The Virginia Citizens Defense League and Gun Owners of America sought an injunction against the ban, but Judge Joi Taylor ruled Thursday that Gov. Ralph Northam has the authority under state law to take action related to "the safety and welfare" of the state. The group's lawyers then turned to the Supreme Court of Virginia.
“Without relief from this court, petitioners and thousands of other rally participants will be irreparably denied their right to bear arms,” the groups' attorneys argue in their appeal. It was not immediately clear when the court would hear the appeal.
In her written decision, Taylor cited rulings from the U.S. Supreme Court and other courts that found the Second Amendment right to bear arms is not unlimited. Because of that, she wrote, the gun-rights groups would not "suffer an irreparable harm" sufficient to justify the injunction.
The judge's ruling came hours after the FBI in Maryland announced the arrest of three men who they said were linked to a violent white supremacist group. The three men were believed to be planning to attend the rally in Richmond, according to a law enforcement official who spoke to The Associated Press on condition of anonymity to discuss an active investigation.
Virginia's solicitor general, Toby Heytens, argued at Thursday's hearing that the governor was well within his authority to declare the state of emergency and ban weapons after law enforcement identified "credible evidence" that armed out-of-state groups planned to come to Virginia with the possible intention of participating in a "violent insurrection."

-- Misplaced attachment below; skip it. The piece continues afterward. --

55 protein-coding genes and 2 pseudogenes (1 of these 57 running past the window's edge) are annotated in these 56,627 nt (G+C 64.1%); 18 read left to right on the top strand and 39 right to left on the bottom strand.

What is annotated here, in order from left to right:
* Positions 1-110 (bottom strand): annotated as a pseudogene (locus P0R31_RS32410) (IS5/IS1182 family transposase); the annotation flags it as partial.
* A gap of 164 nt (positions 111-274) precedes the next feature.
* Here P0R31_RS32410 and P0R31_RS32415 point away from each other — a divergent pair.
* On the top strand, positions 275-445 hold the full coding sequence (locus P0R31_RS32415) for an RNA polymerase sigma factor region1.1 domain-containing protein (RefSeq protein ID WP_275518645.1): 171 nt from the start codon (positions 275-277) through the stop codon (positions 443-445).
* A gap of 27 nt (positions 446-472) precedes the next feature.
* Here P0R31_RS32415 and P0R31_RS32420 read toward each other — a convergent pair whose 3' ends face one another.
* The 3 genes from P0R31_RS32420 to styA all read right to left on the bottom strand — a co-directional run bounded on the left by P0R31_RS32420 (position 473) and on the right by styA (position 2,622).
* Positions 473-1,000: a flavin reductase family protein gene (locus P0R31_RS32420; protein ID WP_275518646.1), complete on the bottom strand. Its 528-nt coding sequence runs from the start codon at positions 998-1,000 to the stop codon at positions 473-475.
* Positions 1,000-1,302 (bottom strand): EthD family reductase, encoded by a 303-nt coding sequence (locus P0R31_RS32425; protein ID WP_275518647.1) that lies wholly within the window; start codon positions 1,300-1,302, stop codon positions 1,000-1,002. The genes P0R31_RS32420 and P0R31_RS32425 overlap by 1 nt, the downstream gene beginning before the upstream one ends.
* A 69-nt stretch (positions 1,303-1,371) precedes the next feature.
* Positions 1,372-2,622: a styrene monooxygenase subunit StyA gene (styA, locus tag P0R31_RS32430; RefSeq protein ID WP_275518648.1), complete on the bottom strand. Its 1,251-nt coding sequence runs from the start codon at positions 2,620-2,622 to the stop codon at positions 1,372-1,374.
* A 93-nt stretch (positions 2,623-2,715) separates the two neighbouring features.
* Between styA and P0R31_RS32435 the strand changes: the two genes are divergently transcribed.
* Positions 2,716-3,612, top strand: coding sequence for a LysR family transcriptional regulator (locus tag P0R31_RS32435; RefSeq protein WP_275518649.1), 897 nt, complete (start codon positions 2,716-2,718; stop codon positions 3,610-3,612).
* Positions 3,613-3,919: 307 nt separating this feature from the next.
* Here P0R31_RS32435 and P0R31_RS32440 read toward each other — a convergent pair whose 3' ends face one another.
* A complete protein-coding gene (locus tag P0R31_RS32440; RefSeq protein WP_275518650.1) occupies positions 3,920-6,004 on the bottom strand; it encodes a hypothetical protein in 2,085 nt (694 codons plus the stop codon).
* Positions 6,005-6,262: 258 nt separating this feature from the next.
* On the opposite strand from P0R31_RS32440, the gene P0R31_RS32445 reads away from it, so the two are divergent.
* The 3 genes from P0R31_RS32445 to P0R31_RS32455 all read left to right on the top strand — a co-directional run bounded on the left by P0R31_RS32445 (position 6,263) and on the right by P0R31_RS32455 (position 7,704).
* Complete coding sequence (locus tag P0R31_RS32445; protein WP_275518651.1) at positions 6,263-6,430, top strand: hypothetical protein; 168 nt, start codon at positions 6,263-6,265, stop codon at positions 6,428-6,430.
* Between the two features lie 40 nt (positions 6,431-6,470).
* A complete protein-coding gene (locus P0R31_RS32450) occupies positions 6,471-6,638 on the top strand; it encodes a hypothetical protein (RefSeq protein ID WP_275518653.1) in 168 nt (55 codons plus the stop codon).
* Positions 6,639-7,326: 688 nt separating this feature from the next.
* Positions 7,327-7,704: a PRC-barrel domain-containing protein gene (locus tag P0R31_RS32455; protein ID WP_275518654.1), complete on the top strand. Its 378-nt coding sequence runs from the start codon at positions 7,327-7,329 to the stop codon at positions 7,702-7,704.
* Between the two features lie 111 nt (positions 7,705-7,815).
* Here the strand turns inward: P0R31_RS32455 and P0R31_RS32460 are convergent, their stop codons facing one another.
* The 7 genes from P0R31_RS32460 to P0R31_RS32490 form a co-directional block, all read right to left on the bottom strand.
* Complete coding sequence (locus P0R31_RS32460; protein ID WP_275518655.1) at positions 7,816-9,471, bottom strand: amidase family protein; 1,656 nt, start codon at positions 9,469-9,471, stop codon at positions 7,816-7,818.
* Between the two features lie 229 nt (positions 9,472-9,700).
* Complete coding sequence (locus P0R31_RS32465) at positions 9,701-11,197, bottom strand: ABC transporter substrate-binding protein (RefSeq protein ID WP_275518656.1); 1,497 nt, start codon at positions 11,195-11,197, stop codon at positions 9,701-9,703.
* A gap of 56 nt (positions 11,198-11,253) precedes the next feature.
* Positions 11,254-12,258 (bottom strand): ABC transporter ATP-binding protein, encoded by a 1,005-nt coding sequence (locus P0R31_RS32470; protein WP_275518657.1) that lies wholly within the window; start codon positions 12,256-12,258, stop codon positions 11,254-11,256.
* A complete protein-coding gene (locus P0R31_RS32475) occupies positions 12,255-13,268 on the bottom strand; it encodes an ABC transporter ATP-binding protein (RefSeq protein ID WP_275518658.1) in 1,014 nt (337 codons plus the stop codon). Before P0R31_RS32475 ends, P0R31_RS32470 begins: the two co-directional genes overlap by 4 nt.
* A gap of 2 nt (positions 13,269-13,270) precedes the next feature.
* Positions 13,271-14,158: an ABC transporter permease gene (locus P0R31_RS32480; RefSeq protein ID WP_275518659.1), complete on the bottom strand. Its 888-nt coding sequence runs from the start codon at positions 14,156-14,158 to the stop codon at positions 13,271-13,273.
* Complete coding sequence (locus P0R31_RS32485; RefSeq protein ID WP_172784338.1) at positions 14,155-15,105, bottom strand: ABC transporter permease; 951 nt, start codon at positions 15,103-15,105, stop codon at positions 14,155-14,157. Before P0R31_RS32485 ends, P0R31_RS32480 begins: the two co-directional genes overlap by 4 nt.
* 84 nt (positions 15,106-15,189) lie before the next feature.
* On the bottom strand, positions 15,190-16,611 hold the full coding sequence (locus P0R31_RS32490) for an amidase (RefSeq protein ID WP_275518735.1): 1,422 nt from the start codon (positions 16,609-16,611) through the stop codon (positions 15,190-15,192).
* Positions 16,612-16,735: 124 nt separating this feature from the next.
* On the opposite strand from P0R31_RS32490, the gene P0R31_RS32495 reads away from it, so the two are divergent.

David Browne, an attorney for the gun-rights groups, argued that prohibiting rallygoers from carrying guns would violate their Second Amendment right to bear arms and their First Amendment right to free speech. Browne said carrying guns is a form of symbolic speech.
Philip Van Cleave, president of the Virginia Citizens Defense League — the gun-rights group sponsoring Monday's rally — called the judge's ruling “mind-boggling." Northam applauded the ruling in a statement.
“I took this action to protect Virginians from credible threats of violence,” he said. “These threats are real — as evidenced by reports of neo-Nazis arrested this morning after discussing plans to head to Richmond with firearms.”
Virginia senators were debating a package of gun-control bills as the court challenges developed. The Democrat-led Senate advanced legislation limiting handgun purchases to once a month, requiring universal background checks on gun purchases, and allowing localities to ban guns in public buildings, parks and other areas. The measures largely passed along partisan lines and will now go to the House for consideration.
Democrats said they were reasonable measures that would improve public safety while respecting the rights of law-abiding gun owners. They said the public had made clear by voting for Democrats in recent elections that new gun laws were needed.
"The citizens in this last two elections have spoken,” said Democratic Sen. Dave Marsden. Republicans decried the legislation as an assault on the Second Amendment. They said the bill was aimed at appeasing special interest groups and donors such as Democratic presidential hopeful Michael Bloomberg. GOP senators said the new laws would entrap innocent people and do nothing to stop bad actors.
"This may be what you think is safety, but it is not,” said Republican Sen. Bill Stanley.
Associated Press reporters Alan Suderman in Richmond; Michael Kunzelman in College Park, Maryland; and Mike Balsamo in Washington in contributed to this report.